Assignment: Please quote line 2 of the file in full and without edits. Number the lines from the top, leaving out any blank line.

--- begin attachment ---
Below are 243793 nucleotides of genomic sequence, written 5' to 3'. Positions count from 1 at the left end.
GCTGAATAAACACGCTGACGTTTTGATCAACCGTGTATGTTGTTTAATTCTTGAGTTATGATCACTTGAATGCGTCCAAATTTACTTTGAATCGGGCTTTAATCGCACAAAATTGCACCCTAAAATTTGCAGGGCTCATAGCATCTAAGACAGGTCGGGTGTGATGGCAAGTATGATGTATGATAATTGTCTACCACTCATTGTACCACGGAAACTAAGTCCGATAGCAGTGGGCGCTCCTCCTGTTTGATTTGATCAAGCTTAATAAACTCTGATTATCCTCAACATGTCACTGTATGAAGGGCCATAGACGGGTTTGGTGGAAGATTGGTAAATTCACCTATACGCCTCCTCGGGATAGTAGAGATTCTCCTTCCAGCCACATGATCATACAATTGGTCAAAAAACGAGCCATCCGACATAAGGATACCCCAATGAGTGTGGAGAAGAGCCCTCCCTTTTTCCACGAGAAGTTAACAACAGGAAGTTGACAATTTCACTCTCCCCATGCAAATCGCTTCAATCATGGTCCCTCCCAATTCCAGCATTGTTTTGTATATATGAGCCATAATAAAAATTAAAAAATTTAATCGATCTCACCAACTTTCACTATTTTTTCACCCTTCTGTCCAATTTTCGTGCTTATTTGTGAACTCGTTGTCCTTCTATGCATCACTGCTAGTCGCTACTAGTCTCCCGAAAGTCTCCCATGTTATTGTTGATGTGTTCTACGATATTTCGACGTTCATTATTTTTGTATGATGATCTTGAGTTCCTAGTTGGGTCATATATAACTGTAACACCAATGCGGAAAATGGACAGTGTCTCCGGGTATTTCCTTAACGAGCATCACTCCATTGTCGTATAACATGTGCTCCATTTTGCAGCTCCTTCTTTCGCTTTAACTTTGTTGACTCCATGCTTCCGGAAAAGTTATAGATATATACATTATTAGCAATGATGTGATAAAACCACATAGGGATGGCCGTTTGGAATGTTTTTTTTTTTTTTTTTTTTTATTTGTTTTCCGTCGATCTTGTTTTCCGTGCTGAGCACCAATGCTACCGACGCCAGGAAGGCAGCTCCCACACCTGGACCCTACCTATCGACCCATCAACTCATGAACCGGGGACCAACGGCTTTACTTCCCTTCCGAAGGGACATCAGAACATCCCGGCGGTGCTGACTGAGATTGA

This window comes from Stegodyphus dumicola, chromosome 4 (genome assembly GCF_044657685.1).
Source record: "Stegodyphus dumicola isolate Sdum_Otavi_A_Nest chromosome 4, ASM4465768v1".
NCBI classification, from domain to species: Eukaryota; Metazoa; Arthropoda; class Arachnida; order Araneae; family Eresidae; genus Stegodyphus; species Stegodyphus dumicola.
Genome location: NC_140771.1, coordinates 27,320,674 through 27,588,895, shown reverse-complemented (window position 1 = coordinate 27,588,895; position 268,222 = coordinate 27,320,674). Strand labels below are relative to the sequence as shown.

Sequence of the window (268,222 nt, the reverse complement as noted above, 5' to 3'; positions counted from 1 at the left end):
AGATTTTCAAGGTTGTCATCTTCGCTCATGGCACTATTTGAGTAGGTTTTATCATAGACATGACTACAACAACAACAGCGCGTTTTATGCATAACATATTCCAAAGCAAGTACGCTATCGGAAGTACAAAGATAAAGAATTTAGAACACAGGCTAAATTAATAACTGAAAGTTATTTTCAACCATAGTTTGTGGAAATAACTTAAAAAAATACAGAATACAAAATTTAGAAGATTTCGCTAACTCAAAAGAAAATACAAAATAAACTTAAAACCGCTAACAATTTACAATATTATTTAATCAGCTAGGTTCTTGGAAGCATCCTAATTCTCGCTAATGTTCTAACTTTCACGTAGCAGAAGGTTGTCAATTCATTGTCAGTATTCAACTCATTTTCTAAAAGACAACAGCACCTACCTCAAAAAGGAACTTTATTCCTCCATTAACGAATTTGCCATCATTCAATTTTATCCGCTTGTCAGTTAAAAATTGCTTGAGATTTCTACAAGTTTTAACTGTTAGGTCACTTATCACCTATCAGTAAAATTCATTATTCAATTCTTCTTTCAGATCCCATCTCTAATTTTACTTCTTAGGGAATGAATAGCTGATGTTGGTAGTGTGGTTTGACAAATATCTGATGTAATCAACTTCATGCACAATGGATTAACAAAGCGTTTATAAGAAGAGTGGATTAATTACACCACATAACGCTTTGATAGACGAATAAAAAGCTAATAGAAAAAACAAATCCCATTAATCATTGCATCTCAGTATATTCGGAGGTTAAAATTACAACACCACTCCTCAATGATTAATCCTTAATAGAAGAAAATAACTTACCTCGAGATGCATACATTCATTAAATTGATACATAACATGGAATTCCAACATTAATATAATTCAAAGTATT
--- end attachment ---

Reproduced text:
GCTGAATAAACACGCTGACGTTTTGATCAACCGTGTATGTTGTTTAATTCTTGAGTTATGATCACTTGAATGCGTCCAAATTTACTTTGAATCGGGCTTTAATCGCACAAAATTGCACCCTAAAATTTGCAGGGCTCATAGCATCTAAGACAGGTCGGGTGTGATGGCAAGTATGATGTATGATAATTGTCTACCACTCATTGTACCACGGAAACTAAGTCCGATAGCAGTGGGCGCTCCTCCTGTTTGATTTGATCAAGCTTAATAAACTCTGATTATCCTCAACATGTCACTGTATGAAGGGCCATAGACGGGTTTGGTGGAAGATTGGTAAATTCACCTATACGCCTCCTCGGGATAGTAGAGATTCTCCTTCCAGCCACATGATCATACAATTGGTCAAAAAACGAGCCATCCGACATAAGGATACCCCAATGAGTGTGGAGAAGAGCCCTCCCTTTTTCCACGAGAAGTTAACAACAGGAAGTTGACAATTTCACTCTCCCCATGCAAATCGCTTCAATCATGGTCCCTCCCAATTCCAGCATTGTTTTGTATATATGAGCCATAATAAAAATTAAAAAATTTAATCGATCTCACCAACTTTCACTATTTTTTCACCCTTCTGTCCAATTTTCGTGCTTATTTGTGAACTCGTTGTCCTTCTATGCATCACTGCTAGTCGCTACTAGTCTCCCGAAAGTCTCCCATGTTATTGTTGATGTGTTCTACGATATTTCGACGTTCATTATTTTTGTATGATGATCTTGAGTTCCTAGTTGGGTCATATATAACTGTAACACCAATGCGGAAAATGGACAGTGTCTCCGGGTATTTCCTTAACGAGCATCACTCCATTGTCGTATAACATGTGCTCCATTTTGCAGCTCCTTCTTTCGCTTTAACTTTGTTGACTCCATGCTTCCGGAAAAGTTATAGATATATACATTATTAGCAATGATGTGATAAAACCACATAGGGATGGCCGTTTGGAATGTTTTTTTTTTTTTTTTTTTTTATTTGTTTTCCGTCGATCTTGTTTTCCGTGCTGAGCACCAATGCTACCGACGCCAGGAAGGCAGCTCCCACACCTGGACCCTACCTATCGACCCATCAACTCATGAACCGGGGACCAACGGCTTTACTTCCCTTCCGAAGGGACATCAGAACATCCCGGCGGTGCTGACTGAGATTGA